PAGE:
The last part of the series recommends changes for the court system to solve some of the problems uncovered in the series. The Herald suggests only admitting first-time drug offenders to Drug Court to return the program to its original purpose. In addition, the authors recommend more drug treatment for those in jail, cracking down on the use of the drug addiction defense, and restructuring case calendars.
[The Herald's expose, if accurate, describes a criminal justice system completely off-course and out of control. Almost none of the problem is laws "not tough enough," but are inadequate resources and a court culture of inconceivable leniency. To obtain a reprint of this series, call 305-350-2111. There is a $7.50 charge. -- EES]
For four years Post reporter Leon Dash followed one woman, Rosa Lee Cunningham, and her family as they struggled with drug abuse, poverty, illiteracy and crime. The family's story is touching and inspiring for the same reasons it is infuriating and frustrating: the interrelated and intergenerational nature of these problems makes them difficult to confront and even harder to try to solve.
The daughter of sharecroppers, Rosa Lee, 53, has fought with poverty her entire life. She justified turning to drug selling, prostitution and stealing as necessary to support herself, her eight children, and later some of her 32 grandchildren. She often made decisions that she later regretted -- for example, teaching some of her grandchildren to steal and prostituting her young daughter. Rosa Lee's first involvement with drugs was as a heroin seller while a waitress in a nightclub. [I wondered if heroin were not prohibited and sold covertly at a great profit would she have been any less likely to enter the illegal drug lifestyle? -- EES]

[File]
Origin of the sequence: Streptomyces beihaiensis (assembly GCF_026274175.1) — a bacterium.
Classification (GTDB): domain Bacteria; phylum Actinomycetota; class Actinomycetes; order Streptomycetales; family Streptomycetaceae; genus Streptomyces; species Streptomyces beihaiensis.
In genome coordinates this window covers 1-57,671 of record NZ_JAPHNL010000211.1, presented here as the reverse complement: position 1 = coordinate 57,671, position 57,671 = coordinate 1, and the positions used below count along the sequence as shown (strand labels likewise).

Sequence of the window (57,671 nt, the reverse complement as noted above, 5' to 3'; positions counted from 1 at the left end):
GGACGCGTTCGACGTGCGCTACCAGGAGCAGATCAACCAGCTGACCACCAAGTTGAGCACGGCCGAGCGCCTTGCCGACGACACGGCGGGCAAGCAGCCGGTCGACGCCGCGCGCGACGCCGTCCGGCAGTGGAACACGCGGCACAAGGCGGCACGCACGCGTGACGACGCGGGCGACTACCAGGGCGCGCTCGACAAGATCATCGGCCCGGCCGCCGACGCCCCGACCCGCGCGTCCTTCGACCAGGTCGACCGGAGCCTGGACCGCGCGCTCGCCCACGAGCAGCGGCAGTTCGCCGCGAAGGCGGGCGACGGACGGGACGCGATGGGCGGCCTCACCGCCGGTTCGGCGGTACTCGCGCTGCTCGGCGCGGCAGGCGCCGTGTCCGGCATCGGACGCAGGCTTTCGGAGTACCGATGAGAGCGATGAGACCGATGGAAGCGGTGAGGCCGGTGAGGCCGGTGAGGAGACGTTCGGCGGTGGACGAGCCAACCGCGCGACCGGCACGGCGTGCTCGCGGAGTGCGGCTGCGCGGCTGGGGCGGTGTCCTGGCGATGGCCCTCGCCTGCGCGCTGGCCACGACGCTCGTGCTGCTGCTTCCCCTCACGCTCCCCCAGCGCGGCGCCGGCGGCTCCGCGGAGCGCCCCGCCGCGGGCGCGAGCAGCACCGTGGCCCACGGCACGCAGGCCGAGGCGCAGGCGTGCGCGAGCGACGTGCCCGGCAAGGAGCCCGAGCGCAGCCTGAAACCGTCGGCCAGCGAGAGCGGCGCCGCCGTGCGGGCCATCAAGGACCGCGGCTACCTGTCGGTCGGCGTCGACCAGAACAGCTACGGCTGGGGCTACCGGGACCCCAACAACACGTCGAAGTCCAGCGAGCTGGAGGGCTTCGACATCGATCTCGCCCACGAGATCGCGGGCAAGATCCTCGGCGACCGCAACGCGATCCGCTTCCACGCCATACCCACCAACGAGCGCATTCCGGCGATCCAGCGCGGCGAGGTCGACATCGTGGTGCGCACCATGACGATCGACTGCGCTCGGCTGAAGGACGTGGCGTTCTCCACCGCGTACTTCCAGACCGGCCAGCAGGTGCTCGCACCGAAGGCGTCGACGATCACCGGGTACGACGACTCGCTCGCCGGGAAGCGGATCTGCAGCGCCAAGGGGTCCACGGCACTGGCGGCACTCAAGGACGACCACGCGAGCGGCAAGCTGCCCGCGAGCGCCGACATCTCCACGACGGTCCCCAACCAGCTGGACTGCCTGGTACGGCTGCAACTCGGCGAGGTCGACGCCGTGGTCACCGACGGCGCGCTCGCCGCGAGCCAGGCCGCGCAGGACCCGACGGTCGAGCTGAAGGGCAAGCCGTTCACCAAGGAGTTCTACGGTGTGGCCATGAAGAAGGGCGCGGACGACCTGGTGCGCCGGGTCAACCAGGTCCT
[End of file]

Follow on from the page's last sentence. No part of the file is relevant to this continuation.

It is these decisions that prompted many readers to respond to the Post with outrage (see responses printed on October 2, p. C3). Some dismissed her as a common criminal and a drug addict. Others criticized the Post's decision to focus on poverty in an African-American family instead of running a story that could inspire young people. Some thought the article blamed society for Rosa Lee's problems instead of placing responsibility with individuals.
How did two of Rosa Lee's children completely escape the cycle of poverty, drug abuse and public assistance when her other children could not? After heroin caused her to go into life-threatening seizures, why did Rosa Lee continue to use drugs and ignore her methadone therapy? When she exchanged sex for drugs, how could Rosa Lee's daughter not let her partners know she was HIV positive? What warped loyalty allowed the daughter to set up her boyfriend to be robbed and murdered? Forty years ago the D.C. public school system knowingly passed illiterate Rosa Lee from grade to grade. Is it doing so for the current students? What would be the effect of ending drug prohibition on families such as Rosa Lee's? Would it help break cycles of poverty, criminality, dependency, and denial? Or would "legalization" further anchor the Cunninghams in the bottom of our society? The series provokes more questions than it answers.
[To order a reprint of this series free of charge, call the Washington Post public relations department at 202-334-7969.]